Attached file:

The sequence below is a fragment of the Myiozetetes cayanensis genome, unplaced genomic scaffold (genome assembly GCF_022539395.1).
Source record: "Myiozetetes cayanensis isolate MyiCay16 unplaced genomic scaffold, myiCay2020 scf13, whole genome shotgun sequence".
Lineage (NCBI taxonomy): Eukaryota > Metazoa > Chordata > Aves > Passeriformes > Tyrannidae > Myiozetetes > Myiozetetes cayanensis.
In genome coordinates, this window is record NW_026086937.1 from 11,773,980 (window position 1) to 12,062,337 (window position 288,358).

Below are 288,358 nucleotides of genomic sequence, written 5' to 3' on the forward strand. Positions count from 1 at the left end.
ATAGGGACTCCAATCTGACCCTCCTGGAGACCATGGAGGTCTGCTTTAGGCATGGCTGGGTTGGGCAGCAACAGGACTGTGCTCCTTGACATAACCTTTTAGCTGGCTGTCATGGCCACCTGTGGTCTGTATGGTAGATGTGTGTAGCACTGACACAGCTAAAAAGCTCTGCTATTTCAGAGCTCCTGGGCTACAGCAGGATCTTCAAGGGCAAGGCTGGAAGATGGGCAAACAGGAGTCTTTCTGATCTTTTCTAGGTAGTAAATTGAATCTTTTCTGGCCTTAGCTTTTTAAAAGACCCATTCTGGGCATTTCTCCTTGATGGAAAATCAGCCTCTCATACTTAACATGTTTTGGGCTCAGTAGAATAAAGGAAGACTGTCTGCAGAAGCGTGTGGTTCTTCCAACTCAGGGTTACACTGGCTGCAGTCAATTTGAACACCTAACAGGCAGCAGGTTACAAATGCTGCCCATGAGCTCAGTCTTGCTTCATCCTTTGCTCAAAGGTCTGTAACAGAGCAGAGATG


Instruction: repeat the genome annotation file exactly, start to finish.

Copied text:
The sequence below is a fragment of the Myiozetetes cayanensis genome, unplaced genomic scaffold (genome assembly GCF_022539395.1).
Source record: "Myiozetetes cayanensis isolate MyiCay16 unplaced genomic scaffold, myiCay2020 scf13, whole genome shotgun sequence".
Lineage (NCBI taxonomy): Eukaryota > Metazoa > Chordata > Aves > Passeriformes > Tyrannidae > Myiozetetes > Myiozetetes cayanensis.
In genome coordinates, this window is record NW_026086937.1 from 11,773,980 (window position 1) to 12,062,337 (window position 288,358).

Below are 288,358 nucleotides of genomic sequence, written 5' to 3' on the forward strand. Positions count from 1 at the left end.
ATAGGGACTCCAATCTGACCCTCCTGGAGACCATGGAGGTCTGCTTTAGGCATGGCTGGGTTGGGCAGCAACAGGACTGTGCTCCTTGACATAACCTTTTAGCTGGCTGTCATGGCCACCTGTGGTCTGTATGGTAGATGTGTGTAGCACTGACACAGCTAAAAAGCTCTGCTATTTCAGAGCTCCTGGGCTACAGCAGGATCTTCAAGGGCAAGGCTGGAAGATGGGCAAACAGGAGTCTTTCTGATCTTTTCTAGGTAGTAAATTGAATCTTTTCTGGCCTTAGCTTTTTAAAAGACCCATTCTGGGCATTTCTCCTTGATGGAAAATCAGCCTCTCATACTTAACATGTTTTGGGCTCAGTAGAATAAAGGAAGACTGTCTGCAGAAGCGTGTGGTTCTTCCAACTCAGGGTTACACTGGCTGCAGTCAATTTGAACACCTAACAGGCAGCAGGTTACAAATGCTGCCCATGAGCTCAGTCTTGCTTCATCCTTTGCTCAAAGGTCTGTAACAGAGCAGAGATG